Yoghurt is gaining popularity worldwide for its nutritional qualities and its ability to boost immunity of the consumer. Flavoured yoghurts, fruit yoghurts Italian and Bulgarian yoghurts are increasingly being advertised. Indians have long incorporated this healthy option into their daily diet since ancient times whether it’s lassi in north or more or majjige in the south. Its use is extensive in cuisines across the country.

Sources, preparation and flavours

Traditionally, addition of a little curd to warm milk turns it into curd over a period of time. Probiotic Bacteria that convert milk into curd thrive at warm temperature and become activated when introduced into milk. They die when the milk is too hot and are dormant when it’s too cold. Amount of culture or curd added to milk determines the length it takes to become curd. If needed quickly, more amount, up to a spoon or two of culture can be mixed into milk. If keeping overnight, very little, a drop or two is enough. If kept longer, curd will turn sour and the top creamy layer may even turn rancid and smelly over time. Room temperature also affects the curd making process. Milk turns into curd quickly during hot summers and takes longer for the same process during winter. Those living in cold climates even put the vessel in an oven to maintain temperature to form curd. Yoghurts processed at machines at a dairy are made by introduction of cultures to milk. Flavours and additions like fruits are added during that time.

Once set, keeping it in cool temperature arrests further multiplication of Probiotics, thus maintaining its taste. Curd made from cow’s milk is thinner and easier to digest than that of buffaloes’ as it has less fat. Milk from indigenous breeds is healthier since these cows go to graze in open fields and are exposed to sunlight. Goat yoghurt is healthy too.

Omer Seltzer, an organic goat farm owner on Mount Eitan in Israel’s holy city of Jerusalem prefers to use traditional methods of making yoghurt at his farm to retain freshness. The dairy science technology graduate from the US says that strong smells are observed only in mechanically processed yoghurt. Those processed traditionally are devoid of any smell.  His keen observation even identifies the change in flavour according to seasons and the type of foliage that his 200 Anglonubian goats eat.  People drive down to his farm, mostly during weekends and holidays to purchase fresh yoghurt and cheese and have a picnic in the natural environs amidst olive, carob and other trees.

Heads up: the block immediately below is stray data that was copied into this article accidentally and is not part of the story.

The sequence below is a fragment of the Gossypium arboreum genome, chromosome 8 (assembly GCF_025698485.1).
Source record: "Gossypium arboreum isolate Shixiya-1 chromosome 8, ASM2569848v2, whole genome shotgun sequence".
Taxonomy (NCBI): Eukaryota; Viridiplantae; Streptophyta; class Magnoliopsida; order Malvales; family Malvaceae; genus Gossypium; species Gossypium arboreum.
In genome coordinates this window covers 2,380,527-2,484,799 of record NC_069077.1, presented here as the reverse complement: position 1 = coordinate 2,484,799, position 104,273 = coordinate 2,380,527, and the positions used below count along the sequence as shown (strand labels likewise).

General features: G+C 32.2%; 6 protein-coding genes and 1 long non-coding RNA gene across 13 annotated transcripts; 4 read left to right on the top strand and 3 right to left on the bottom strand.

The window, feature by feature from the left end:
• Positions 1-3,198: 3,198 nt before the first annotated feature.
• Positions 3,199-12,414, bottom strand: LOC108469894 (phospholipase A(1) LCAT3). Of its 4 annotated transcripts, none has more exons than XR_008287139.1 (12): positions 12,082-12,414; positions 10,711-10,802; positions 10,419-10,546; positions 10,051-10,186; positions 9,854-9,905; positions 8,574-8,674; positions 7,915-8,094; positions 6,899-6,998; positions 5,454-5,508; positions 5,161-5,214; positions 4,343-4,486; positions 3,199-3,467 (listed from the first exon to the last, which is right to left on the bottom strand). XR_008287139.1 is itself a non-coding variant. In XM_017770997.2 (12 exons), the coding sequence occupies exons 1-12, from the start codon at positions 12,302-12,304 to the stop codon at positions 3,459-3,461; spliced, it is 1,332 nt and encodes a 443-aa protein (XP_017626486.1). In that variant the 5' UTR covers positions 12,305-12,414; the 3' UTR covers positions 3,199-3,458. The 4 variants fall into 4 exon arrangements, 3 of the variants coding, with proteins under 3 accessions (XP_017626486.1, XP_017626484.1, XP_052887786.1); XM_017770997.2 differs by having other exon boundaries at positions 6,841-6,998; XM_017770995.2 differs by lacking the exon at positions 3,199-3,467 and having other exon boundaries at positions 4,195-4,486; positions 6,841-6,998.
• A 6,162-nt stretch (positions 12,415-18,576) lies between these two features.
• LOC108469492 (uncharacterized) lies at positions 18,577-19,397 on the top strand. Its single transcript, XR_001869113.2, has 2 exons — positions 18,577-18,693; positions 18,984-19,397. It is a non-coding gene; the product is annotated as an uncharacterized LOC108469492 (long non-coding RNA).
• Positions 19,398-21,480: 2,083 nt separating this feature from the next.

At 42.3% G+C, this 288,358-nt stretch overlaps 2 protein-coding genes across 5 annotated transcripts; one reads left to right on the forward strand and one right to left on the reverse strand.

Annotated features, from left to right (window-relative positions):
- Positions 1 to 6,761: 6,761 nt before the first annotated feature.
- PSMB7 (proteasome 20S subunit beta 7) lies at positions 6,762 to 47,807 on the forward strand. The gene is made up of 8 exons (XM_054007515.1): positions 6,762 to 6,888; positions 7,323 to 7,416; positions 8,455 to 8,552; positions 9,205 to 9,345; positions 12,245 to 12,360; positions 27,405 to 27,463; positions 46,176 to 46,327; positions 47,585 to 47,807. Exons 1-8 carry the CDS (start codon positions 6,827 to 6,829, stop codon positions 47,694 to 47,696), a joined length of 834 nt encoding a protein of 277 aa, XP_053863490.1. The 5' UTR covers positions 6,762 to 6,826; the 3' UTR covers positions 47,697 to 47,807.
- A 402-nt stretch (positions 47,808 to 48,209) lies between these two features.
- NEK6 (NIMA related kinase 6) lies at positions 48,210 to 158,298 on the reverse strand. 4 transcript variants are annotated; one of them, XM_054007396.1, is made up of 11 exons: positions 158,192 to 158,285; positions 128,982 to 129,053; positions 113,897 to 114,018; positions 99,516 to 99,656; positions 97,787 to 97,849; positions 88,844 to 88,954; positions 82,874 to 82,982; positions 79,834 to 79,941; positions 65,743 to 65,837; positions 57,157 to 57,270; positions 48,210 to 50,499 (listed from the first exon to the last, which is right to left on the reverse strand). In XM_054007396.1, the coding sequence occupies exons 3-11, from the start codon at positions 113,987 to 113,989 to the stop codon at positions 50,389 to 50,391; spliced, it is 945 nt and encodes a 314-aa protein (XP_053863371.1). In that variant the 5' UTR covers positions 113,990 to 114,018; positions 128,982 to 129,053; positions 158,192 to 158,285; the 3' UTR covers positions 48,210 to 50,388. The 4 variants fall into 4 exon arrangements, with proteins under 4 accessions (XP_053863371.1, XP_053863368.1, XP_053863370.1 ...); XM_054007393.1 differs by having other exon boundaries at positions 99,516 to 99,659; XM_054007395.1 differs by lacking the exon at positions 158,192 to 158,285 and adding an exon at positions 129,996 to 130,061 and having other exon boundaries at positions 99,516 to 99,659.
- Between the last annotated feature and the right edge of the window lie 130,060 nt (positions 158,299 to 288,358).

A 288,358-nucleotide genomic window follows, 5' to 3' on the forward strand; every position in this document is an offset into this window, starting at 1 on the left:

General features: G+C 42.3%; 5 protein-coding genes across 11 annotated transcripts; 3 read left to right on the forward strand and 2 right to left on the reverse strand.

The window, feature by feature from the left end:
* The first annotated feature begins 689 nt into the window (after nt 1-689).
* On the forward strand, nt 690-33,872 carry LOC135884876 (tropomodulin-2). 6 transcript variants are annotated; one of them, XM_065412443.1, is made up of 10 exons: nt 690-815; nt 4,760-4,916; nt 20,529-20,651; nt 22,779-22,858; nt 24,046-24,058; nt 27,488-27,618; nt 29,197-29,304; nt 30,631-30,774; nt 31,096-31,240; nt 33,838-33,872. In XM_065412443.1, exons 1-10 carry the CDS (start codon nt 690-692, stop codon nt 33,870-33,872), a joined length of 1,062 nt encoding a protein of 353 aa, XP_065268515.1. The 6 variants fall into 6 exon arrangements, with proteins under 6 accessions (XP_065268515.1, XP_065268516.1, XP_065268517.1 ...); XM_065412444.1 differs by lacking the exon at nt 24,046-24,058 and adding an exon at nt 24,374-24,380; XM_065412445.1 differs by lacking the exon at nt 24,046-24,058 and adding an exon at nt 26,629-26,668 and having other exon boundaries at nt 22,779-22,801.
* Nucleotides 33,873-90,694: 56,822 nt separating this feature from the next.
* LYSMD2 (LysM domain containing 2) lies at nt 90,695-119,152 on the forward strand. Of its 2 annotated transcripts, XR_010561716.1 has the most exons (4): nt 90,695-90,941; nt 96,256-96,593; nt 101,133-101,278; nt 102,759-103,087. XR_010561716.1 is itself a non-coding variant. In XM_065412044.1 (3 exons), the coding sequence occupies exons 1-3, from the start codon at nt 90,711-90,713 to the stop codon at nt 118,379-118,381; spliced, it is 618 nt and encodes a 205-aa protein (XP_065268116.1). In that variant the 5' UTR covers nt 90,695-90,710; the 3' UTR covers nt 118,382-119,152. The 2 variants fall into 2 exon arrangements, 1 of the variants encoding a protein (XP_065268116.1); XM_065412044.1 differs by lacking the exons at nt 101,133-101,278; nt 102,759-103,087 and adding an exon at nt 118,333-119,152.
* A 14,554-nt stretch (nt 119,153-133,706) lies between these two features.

A new trend catching-up in some cities is to use donkey’s milk and yoghurt as it’s said to provide good immunity.


Yoghurt is a good source of protein and calcium just like milk and is more nutritious than milk because shelf life of milk is very short, less than half an hour and the processes applied to extend its shelf life do alter its quality. Fresh milk, warmed immediately and converted into yoghurt will have retained most of the nutrients. Yoghurt’s life can be extended by making it into buttermilk by adding water. Buttermilk is a healthy by-product and an excellent source of milk protein. It is easy to digest and has very few calories that make it an excellent diet drink.

It’s an old tradition in India to give curds (dahi) and Sugar (shakkar) to those going for exams. Coolant in curds helps reduce stress and the sugar supplies that extra energy to the brain to think. Researchers worldwide have studied the therapeutic and preventive effects of yogurt and have opined that yoghurt enhances immune response in human body and helps in fighting diseases such as infection, gastrointestinal disorders, asthma and even cancer.

Yoghurt and buttermilk are soothing to the body during summer. Probiotics, or healthy bacteria found in yogurt help keep the gut and intestinal tract free of disease-causing germs.  In some traditions-like Jews, never eat dairy and meat together in a meal.

Traditional theory in India suggests that tempering with oil helps in countering any ill effect that may occur if consuming yoghurt with another high protein food like pulses (dal).

Part of the cuisine

Traditionally most homes in India prepare or set curds everyday at home. It’s a kind of ritual to have curds or buttermilk with every meal. In South India, a meal has to end with curd rice. In Punjab, a meal is incomplete without a lassi.

Various Indian cuisines use curds in different food preparations. Kadi made by mixing gram flour to tempered beaten curds and Khichdi is the staple food for many. Avial is a popular vegetable preparation. More kolambu and majjige huli are nothing but curried curds. Salads mixed with curd form tasty raitas. Shrikhand and mishti doi are yummy desserts made with curds.

In whichever the form or whatever the time, keep enjoying the simple yet tasty curd for good health.

Authored by
Anand & Madhura Katti

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